Paper Money that Works for the Blind : How Hard Could it Be?

This article originally appeared in the Chicago Tribune, by Beth Finke. Ms Finke illustrates a compelling vision of what it means to be brashly overlooked by our government and it’s reluctance to simply fix the functionality of the US currency to make it easier for the visually impaired to use.



“I’m a published author. I fly around the country with my Seeing Eye dog to promote my books at schools and libraries. I appear at bookstores. I speak at conferences.

When we travel, Hanni – a golden retriever/Labrador cross -– guides me onto a shuttle to the airport. We manage our way through security at O’Hare International Airport, find our way down the jetway to our seats, get to baggage claim when we arrive at the next airport, hail a cab to our destination. I’m proud of my independence.

But you wanna know one thing I always need help with? Paper money. Dollar bills in my wallet are folded every which way to help me remember which is which. Twenties are folded in half, tens down to three-quarter size. Fives get the end folded into a triangle and singles I just leave be. I have to trust cashiers not to cheat me – I ask them to call out each bill as it’s placed in my hand, then make them wait as I fold it and put it in my wallet.

Nearly180 countries use print paper money, and the U.S. is the only one that prints bills all the same size and color, no matter how much each bill is worth. Last year a federal appeals court ruled that the U.S. currency system discriminates against blind people. The court decision was not a unanimous one, and some high muckety-mucks weren’t exactly happy with the ruling, either. The National Federation of the Blind, for example. NFB strongly opposed the 2002 lawsuit that led to the ruling. It figures that most blind people have found ways to cope with paper currency and say there are other, more pressing needs to address.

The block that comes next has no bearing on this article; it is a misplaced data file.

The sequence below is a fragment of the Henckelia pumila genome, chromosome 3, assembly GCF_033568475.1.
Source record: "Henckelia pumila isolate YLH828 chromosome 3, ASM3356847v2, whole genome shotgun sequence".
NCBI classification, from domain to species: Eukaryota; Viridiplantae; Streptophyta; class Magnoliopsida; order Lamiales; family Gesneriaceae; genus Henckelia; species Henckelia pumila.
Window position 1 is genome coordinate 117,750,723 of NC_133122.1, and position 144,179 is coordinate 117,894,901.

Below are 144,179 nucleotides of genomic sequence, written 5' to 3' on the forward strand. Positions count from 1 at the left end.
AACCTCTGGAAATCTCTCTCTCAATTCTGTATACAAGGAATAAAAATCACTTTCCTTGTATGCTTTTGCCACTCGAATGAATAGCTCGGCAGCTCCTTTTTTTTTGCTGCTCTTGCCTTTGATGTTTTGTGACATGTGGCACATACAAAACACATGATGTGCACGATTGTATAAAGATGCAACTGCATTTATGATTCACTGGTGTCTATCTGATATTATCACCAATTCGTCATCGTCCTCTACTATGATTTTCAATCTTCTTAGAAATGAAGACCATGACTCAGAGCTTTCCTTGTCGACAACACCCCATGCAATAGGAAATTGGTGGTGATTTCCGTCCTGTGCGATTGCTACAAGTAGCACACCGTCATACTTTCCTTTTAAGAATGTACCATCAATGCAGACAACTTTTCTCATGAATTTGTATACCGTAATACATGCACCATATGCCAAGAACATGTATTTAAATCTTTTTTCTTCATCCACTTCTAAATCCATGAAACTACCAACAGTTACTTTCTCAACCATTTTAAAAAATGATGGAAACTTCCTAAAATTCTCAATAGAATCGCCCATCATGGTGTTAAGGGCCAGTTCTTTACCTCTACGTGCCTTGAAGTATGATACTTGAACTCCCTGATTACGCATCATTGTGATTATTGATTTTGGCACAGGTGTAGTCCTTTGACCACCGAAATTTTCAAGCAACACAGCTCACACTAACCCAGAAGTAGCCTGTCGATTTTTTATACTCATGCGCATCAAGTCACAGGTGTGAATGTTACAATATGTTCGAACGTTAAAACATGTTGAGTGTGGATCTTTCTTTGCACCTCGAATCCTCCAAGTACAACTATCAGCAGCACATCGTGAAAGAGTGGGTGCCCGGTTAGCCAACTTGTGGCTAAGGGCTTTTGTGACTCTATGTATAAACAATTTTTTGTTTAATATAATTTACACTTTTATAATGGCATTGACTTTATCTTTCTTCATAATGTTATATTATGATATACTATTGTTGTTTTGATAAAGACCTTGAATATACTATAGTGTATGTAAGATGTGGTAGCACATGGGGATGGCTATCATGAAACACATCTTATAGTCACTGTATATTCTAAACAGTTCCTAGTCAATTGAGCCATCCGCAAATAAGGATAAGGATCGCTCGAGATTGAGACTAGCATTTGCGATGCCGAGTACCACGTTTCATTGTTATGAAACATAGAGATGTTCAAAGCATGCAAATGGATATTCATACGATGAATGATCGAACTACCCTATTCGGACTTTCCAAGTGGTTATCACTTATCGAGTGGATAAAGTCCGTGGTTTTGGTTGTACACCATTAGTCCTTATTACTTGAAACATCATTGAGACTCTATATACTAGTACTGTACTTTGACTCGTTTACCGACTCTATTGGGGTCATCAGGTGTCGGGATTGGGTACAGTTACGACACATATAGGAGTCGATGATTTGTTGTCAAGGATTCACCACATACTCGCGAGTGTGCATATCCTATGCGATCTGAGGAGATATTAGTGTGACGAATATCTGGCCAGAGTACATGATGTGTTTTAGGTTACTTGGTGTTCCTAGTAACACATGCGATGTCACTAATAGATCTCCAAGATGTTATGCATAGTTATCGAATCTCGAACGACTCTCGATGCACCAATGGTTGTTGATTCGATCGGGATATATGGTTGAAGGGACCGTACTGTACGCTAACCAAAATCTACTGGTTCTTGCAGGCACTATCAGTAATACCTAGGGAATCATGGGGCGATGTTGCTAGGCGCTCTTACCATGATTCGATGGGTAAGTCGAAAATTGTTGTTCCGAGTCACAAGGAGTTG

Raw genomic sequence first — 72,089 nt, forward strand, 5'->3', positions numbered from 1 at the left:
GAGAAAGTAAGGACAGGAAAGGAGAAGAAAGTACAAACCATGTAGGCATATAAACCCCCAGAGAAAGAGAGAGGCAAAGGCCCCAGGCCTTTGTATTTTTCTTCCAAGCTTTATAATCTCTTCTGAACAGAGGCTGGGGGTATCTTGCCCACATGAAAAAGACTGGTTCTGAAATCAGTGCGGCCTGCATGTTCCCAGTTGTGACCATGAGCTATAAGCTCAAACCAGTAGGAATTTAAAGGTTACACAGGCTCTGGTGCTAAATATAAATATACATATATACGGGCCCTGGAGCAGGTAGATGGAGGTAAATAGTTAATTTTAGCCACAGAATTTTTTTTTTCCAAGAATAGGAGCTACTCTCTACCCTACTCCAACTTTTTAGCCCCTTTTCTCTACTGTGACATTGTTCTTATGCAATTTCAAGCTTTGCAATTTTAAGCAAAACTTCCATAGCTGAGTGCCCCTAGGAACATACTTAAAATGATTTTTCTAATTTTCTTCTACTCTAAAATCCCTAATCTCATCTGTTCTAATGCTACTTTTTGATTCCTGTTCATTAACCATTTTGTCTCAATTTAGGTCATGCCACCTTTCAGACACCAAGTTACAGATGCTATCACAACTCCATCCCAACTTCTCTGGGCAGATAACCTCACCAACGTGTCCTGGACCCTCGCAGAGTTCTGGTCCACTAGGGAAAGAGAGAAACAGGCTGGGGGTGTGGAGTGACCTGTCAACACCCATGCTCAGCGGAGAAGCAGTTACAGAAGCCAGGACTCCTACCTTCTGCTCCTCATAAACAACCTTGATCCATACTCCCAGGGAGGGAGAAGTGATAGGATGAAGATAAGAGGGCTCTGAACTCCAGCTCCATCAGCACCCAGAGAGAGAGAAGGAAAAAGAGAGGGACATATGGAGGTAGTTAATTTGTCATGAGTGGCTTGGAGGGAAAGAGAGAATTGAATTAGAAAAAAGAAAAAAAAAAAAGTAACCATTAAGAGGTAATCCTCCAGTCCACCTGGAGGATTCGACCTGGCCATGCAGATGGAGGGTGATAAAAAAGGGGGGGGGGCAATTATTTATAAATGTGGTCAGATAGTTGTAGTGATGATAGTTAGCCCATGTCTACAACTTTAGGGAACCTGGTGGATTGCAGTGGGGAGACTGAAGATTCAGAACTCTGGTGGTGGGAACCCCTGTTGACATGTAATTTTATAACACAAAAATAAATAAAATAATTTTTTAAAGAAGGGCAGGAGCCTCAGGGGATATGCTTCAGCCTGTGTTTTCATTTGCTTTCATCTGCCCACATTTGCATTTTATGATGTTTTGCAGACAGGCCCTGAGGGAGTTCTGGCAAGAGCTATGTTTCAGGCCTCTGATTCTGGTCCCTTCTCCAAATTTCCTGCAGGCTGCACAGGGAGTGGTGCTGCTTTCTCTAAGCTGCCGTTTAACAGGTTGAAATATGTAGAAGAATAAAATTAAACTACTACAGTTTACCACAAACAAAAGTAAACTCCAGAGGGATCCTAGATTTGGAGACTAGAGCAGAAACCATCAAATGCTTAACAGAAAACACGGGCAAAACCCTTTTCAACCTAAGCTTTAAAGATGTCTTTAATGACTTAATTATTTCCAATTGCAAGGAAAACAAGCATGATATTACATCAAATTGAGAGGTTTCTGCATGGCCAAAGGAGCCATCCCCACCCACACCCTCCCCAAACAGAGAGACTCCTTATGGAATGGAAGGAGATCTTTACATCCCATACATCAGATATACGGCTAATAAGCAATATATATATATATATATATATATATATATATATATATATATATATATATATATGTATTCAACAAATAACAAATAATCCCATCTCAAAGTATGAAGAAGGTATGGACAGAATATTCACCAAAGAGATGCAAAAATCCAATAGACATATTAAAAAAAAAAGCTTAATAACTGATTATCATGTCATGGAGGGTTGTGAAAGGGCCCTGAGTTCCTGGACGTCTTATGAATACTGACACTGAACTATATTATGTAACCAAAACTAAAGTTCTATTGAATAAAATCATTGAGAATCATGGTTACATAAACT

Then-Treasury Secretary Henry M. Paulson testified against it too. He said the blind can function fine using credit cards or electronic scanners to identify different bills, and if that didn’t work they could rely on help from others.

The NFB and Paulson do have a point. In the 20-plus years I have been blind, I have never been shortchanged by a cashier. Even Chicago cabdrivers – who have an undeserved reputation for being rude – have been honest with me, correcting me when I’ve made mistakes and tried to pay them too much.

Still, I feel pretty stupid sometimes when a bill unfolds itself, or gets mangled in my wallet, and I have to ask what money I’m carrying.

Changing the size or shape of U.S. currency wouldn’t cost the Treasury much more than the changes it made in 1996 and 2004 to deter counterfeiting. The new system would not necessarily have to use Braille — an embossed stripe on the $5, two stripes on the $10, that sort of thing would suffice. The American Council of the Blind has suggested distinguishing bills of different amounts by changing their size, adding embossed dots or foil to the paper or using raised ink.

The court case is supposed to pave the way for a future redesign of American paper bills, but the jury (literally) is still out. It’s up to the federal government to decide whether to appeal the case to the Supreme Court. Until then, I guess those of us who are blind will have to continue relying on the kindness – and honesty – of strangers.

Beth Finke is the author of “Hanni and Beth: Safe & Sound.” 


2 thoughts on “Paper Money that Works for the Blind : How Hard Could it Be?”

  1. How about small shapes punched out along the side of the bill?A one could have no punches,a 5 would have a thin oval (like a tiny circle split in half vertically and stuck on either side of a thin rectangle–in total about a centimeter wide by 2 mililiters tall),a 10 would have 2 ovals stacked,a 20 would have 4 ovals stacked (4 times 5 is 20)a 50 would have a circle with a diameter the same as the width of the ovala 100 would have two of these circles stacked.

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